More than half of Afghan asylum-seekers have their applications rejected by German authorities and are returned to the Middle-Eastern country. EURACTIV’s partner Der Tagesspiegel reports.
In Kabul, more and more Afghans end up stranded, as they return from Germany or other European countries, having failed to secure asylum status. Around 3,500 have come back from Germany alone since last year. The returnees are left with little, even nothing, and have no social ties in the capital, said Omid Nouripour of the German Greens, who regularly travels to Afghanistan.
The tense security situation in the country is not denied by Berlin. However, Interior Minister Thomas de Maizière (CDU) sees “islands of safety” to which people can continue to be returned and he has urged the German regions, the Länder, to do just that.
In 2015 and 2016, more than 90,000 Afghans applied for asylum in Germany and are still waiting for their applications to be fully processed. More than half, around 55%, will be rejected. Nevertheless, the number of refugees remains high and Afghans are the second largest group after Syrians.
“The mood in Afghanistan is terrible,” said Nouripour and described the security situation as precarious. “There are two cities which are relatively safe, but if we send all the rejected asylum seekers there, it’s not going to stay that way,” he added, suggesting that deporting Afghans is going to do nothing to contribute to the stabilisation of the country and warning that “the Afghan security forces do not have the situation under control”. NATO recently postponed its withdrawal of personnel from the country.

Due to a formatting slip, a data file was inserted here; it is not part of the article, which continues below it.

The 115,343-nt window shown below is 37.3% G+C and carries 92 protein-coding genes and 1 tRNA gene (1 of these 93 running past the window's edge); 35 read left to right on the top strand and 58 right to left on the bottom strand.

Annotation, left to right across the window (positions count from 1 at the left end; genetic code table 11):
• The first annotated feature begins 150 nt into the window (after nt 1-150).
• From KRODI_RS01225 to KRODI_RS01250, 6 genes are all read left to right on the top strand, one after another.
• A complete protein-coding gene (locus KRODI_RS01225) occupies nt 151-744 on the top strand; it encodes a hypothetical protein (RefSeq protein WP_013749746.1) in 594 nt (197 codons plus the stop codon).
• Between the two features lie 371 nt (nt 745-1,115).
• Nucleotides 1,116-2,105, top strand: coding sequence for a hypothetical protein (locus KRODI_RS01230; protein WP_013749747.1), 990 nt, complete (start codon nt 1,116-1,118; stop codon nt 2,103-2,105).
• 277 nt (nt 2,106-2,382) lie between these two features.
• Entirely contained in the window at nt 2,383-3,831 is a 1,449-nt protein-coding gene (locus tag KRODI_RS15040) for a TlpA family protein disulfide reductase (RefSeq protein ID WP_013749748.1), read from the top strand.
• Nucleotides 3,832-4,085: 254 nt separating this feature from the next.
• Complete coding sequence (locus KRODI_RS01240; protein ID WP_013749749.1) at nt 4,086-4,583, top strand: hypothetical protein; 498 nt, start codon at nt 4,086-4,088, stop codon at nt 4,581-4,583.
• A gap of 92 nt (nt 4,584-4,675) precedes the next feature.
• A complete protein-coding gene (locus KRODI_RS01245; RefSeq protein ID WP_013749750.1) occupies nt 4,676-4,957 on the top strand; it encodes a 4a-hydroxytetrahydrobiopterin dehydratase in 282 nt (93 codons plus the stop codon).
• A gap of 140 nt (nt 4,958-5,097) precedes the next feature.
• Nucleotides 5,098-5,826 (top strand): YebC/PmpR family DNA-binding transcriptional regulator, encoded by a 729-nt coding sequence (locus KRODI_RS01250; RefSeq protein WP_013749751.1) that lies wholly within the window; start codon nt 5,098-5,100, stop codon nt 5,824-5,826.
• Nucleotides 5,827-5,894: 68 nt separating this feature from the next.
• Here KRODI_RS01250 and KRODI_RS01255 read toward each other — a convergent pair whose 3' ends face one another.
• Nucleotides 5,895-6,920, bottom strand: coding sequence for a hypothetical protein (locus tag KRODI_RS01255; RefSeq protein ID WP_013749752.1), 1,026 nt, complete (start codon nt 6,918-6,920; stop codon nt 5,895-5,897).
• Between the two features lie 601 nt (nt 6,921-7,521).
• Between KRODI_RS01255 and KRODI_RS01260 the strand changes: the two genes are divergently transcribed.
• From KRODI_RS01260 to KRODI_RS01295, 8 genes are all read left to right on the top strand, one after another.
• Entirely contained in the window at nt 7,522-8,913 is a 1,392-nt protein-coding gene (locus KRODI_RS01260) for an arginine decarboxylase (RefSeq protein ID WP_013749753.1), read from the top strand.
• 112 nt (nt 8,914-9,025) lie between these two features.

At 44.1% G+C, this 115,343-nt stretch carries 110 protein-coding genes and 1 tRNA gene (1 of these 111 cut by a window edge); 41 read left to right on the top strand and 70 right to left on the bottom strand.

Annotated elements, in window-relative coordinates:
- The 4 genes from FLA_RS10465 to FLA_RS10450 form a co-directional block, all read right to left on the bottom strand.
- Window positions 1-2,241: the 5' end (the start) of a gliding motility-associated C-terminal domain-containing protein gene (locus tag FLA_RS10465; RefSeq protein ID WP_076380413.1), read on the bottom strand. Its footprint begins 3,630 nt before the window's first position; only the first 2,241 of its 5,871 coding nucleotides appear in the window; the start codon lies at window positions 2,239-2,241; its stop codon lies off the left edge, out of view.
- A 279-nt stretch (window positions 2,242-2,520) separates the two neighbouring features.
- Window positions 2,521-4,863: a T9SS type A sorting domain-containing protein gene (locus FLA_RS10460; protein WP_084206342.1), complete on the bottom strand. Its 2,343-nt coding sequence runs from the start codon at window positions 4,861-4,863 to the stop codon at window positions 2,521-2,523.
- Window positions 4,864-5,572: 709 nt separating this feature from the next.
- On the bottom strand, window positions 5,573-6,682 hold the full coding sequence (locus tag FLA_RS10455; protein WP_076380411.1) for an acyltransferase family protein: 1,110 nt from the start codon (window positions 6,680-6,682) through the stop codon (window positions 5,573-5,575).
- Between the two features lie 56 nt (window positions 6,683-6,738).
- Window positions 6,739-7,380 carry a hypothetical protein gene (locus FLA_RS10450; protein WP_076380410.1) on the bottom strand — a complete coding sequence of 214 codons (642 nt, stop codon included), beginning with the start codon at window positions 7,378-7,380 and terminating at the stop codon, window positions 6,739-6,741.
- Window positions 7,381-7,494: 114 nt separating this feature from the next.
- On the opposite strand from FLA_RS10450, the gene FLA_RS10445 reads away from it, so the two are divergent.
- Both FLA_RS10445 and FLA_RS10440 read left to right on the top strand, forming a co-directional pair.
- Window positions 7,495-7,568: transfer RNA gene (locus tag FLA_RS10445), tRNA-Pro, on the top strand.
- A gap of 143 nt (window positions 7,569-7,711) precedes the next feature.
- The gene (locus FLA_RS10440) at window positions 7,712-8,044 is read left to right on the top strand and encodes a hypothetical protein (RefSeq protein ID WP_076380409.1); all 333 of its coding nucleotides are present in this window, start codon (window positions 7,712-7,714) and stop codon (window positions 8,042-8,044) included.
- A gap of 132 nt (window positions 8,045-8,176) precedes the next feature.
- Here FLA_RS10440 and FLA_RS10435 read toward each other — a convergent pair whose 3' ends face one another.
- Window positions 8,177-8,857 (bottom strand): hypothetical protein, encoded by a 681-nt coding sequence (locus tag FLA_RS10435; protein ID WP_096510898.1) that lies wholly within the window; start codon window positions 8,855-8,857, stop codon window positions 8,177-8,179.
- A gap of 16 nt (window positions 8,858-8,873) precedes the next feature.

At its Warsaw summit last week, NATO decided that it would be keeping troops in the Hindu Kush in the coming year. Since the end of combat operations in December 2014, NATO’s role has been mostly advisory and focused on training. US President Barack Obama wants to keep 8,400 American soldiers in Afghanistan, as the Taliban and Islamic State remain a threat to security.
US Special Envoy to Afghanistan and Pakistan Richard Olson told Der Tagesspiegel, during a visit to Berlin after the summit, that he disagrees with the critics of the current Afghan government, led by President Ashraf Ghani and his former challenger for the position, Abdullah Abdullah.
He pointed out that Afghanistan is still unused to and adapting to a form of coalition government and that the rebuilding of the country is on the right track. Olson cited the healthcare situation in the country, which has contributed to longer life expectancy over the last decade. He also highlighted the progress seen in collecting tax.
Olson did not want to be drawn into whether Afghanistan is indeed a safe place to which asylum seekers can be returned, but did insist that he has seen “peaceful and stable regions”, while on the road.